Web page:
The Way Out

Cosmic RoadDear Ones,
Are you paying for someone else’s Life dilemma with your own precious dreams?
It is their bill. You can give up every dream you have and it still will not be enough to bail them out. It is their work to do. You are not loving them by taking their work away from them. You are only giving yourself the illusion of relief, but it’s a relief that won’t last. It’ll dig a deeper debt, generation upon generation.
Get on with your Life. Invest in your deepest passion. Pour your energy into what is meaningful to you.
Do it not to show them how it’s done (though that might happen) but in trust that what you offer to the world matters to others, too. Someone else out there connects with what you bring to a hurting world.
Who knows? As you follow the path of your dreams, you might accidentally show someone else the way out, too.
Walk with Light,
~~~jmw

It might as well have been fairy dust…

I can feel the breeze lifting the leaves and feel the sun as I hop out of the car and head for the front door.

I can feel the breeze lifting the leaves and feel the sun as I hop out of the car and head for the front door.

I rarely pass the corner of Fillmore and Cruise Streets in my hometown of Corinth, Mississippi, that I don’t picture my mother looking out the front passenger window of our ’57 Chevy, shaking her head at the site of where Rubel’s Department Store once stood. From my backseat spot, I heard her sigh, time after time, “Tore down Rubel’s for a Kent’s Dollar Store. A KENT’S Dollar Store!”
My memories of Rubel’s have decades less duration than hers. If I was ever inside the store, I don’t clearly remember. The vague imagery I have of its interior is more likely cobbled together from what I heard over the years than from what I actually saw. My clearest memory is of the exterior: a massive red brick structure that rose skyward and loomed right outside my car window, as we passed on the way to church three times a week. Its presence pressed hard toward Fillmore Street, but my relationship with it was mainly born of the connection my parents had to it.
They grieved when it was gone. A part of their identity and a way of framing their community left when a pale brick building, hunkering close to the ground, claimed the same spot.
Before I had the words to express what I was aware of, I knew on a level below the surface that my family’s connection to the architecture of this town was about more than buildings. Their stories were built within edifices that might be left standing only in their memories, but those structures remained as significant as when they were mortar and brick, board and nail.
This brings me, by a circuitous path through time and town, to the Corinth Library. Pulling into the familiar parking lot, I remind myself, more than I want to admit, of my mother and Rubel’s.
The current Corinth Library was built in 1969. Here’s the spot where I feel a kinship with my parents, aware that I too have experienced changes in this town, for in spite of its construction year, my mind persists in calling a forty-six year old structure The New Library, and I allow my mind to have its way.
Before there was The New Library, with its expansive clerestory windows and its sturdy tables and chairs with the pale wooden legs and laminate surfaces that have served users dependably and with its balcony that has intrigued decades of children as only a balcony can, there was another library with single windows and oak furnishings and a stairway leading to another mysterious upper floor, off-limits to the likes of elementary-aged me.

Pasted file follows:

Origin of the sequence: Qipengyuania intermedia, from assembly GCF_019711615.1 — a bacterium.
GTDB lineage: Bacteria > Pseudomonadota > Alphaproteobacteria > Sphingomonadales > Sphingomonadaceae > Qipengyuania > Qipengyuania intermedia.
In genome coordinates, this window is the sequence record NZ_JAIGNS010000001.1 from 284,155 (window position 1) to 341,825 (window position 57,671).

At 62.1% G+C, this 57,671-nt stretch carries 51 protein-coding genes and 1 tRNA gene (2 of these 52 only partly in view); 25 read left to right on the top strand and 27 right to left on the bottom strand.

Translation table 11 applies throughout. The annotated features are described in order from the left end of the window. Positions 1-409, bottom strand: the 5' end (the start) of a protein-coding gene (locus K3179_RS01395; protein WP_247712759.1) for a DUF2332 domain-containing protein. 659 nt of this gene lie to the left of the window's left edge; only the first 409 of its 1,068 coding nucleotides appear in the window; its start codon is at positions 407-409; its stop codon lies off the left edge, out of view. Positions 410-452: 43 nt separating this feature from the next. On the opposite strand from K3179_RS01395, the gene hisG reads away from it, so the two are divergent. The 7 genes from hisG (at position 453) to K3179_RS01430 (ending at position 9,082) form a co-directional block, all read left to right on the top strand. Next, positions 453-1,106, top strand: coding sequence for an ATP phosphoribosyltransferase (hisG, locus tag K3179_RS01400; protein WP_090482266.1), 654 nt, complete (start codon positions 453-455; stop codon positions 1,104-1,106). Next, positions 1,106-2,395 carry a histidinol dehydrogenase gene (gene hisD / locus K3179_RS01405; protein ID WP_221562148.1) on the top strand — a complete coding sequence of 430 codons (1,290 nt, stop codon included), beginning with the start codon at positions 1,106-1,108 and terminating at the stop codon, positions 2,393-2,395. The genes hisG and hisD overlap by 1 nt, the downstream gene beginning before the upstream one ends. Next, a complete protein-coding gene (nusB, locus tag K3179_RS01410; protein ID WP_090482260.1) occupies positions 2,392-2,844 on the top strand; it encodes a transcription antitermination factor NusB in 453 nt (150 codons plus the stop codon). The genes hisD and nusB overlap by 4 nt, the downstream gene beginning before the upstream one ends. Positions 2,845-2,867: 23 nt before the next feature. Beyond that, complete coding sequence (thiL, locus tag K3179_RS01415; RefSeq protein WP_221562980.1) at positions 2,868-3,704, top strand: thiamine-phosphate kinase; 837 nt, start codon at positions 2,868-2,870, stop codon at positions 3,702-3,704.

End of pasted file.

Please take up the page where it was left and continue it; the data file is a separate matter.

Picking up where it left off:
Before there was The New Library, where I spent hours as a high school junior contracting for an “A” in Mrs. Mildred Myers’s American History class, where I did all research that couldn’t be accomplished at home with the treasured beige and green set of World Book Encyclopedias, there was another library with shelves upon shelves of knowledge and adventure, riches to be explored upon presentation of nothing but a magical card and a signature.
Before there was The New Library, where I, as a young woman, browsed glossy periodicals I couldn’t afford to buy and checked out art books before the Internet made every facet of art accessible with a couple of clicks and where I first saw the work of local painters hanging in the auditorium, there was another library with a sunny room to the right of the entrance, its white shelves full of children’s books illustrated with bright colors and extraordinary characters that leapt from over-sized pages like paintings in motion.
Before there was The New Library, where brick and soaring glass create an airy space that shifts with the seasons drifting across the sky, where boots and sandals sound the same — muffled by industrial carpeting — there was another library where wooden floors welcomed me into a cool hush smelling of leather and paper and ink, the dusty scent of accumulation a comforting relief from the heat of summer.
Before there was The New Library there was what will always be, to me, The Real Library.
When summers stretched beyond imagination and school holidays loitered instead of speeding past, my mother could comfortably drop me off at Sterling’s or Kuhn’s to wander the aisles, with my pocketed allowance money, while she made her Thursday round of errands in town.
Or I could ask to go to the library.
A crisp white building, with starched angles and two stories, it sported dark shutters aside the simple double hung windows and a welcoming portico that had once been part of a wraparound porch, long gone. When it wasn’t making rounds, the Bookmobile would be parked alongside the building. During the school year, it occasionally came to West Corinth School, leaving me mesmerized by the idea of a library on wheels. I was pretty sure that to drive the bookmobile would be the best job in the world.